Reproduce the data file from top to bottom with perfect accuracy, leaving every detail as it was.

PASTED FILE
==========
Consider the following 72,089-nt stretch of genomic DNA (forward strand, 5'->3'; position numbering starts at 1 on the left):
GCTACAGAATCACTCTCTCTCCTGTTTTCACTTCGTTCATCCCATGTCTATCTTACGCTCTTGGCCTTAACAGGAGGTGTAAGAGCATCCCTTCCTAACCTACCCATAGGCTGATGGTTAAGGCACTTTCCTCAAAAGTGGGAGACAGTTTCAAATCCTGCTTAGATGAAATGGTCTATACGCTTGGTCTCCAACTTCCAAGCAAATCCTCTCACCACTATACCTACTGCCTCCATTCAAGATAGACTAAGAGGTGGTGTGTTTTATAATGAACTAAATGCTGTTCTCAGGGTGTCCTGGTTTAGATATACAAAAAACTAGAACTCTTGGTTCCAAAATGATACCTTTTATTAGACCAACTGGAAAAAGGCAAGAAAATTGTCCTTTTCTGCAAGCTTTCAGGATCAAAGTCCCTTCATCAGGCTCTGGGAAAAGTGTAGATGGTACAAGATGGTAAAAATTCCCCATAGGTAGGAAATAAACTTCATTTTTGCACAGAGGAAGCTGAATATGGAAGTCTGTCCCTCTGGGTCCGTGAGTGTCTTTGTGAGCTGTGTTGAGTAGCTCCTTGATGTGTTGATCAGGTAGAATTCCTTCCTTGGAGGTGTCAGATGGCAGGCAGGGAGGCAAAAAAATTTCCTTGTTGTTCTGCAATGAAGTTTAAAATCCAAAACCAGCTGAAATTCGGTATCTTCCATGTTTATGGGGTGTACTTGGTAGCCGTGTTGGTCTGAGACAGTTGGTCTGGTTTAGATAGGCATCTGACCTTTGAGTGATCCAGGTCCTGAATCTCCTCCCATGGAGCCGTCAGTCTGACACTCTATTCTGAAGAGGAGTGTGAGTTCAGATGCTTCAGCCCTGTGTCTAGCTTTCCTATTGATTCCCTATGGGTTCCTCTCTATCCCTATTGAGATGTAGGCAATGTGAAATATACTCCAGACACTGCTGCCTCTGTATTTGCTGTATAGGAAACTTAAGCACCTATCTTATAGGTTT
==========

Consider the following 72,089-nt stretch of genomic DNA (forward strand, 5'->3'; position numbering starts at 1 on the left):
GCTACAGAATCACTCTCTCTCCTGTTTTCACTTCGTTCATCCCATGTCTATCTTACGCTCTTGGCCTTAACAGGAGGTGTAAGAGCATCCCTTCCTAACCTACCCATAGGCTGATGGTTAAGGCACTTTCCTCAAAAGTGGGAGACAGTTTCAAATCCTGCTTAGATGAAATGGTCTATACGCTTGGTCTCCAACTTCCAAGCAAATCCTCTCACCACTATACCTACTGCCTCCATTCAAGATAGACTAAGAGGTGGTGTGTTTTATAATGAACTAAATGCTGTTCTCAGGGTGTCCTGGTTTAGATATACAAAAAACTAGAACTCTTGGTTCCAAAATGATACCTTTTATTAGACCAACTGGAAAAAGGCAAGAAAATTGTCCTTTTCTGCAAGCTTTCAGGATCAAAGTCCCTTCATCAGGCTCTGGGAAAAGTGTAGATGGTACAAGATGGTAAAAATTCCCCATAGGTAGGAAATAAACTTCATTTTTGCACAGAGGAAGCTGAATATGGAAGTCTGTCCCTCTGGGTCCGTGAGTGTCTTTGTGAGCTGTGTTGAGTAGCTCCTTGATGTGTTGATCAGGTAGAATTCCTTCCTTGGAGGTGTCAGATGGCAGGCAGGGAGGCAAAAAAATTTCCTTGTTGTTCTGCAATGAAGTTTAAAATCCAAAACCAGCTGAAATTCGGTATCTTCCATGTTTATGGGGTGTACTTGGTAGCCGTGTTGGTCTGAGACAGTTGGTCTGGTTTAGATAGGCATCTGACCTTTGAGTGATCCAGGTCCTGAATCTCCTCCCATGGAGCCGTCAGTCTGACACTCTATTCTGAAGAGGAGTGTGAGTTCAGATGCTTCAGCCCTGTGTCTAGCTTTCCTATTGATTCCCTATGGGTTCCTCTCTATCCCTATTGAGATGTAGGCAATGTGAAATATACTCCAGACACTGCTGCCTCTGTATTTGCTGTATAGGAAACTTAAGCACCTATCTTATAGGTTT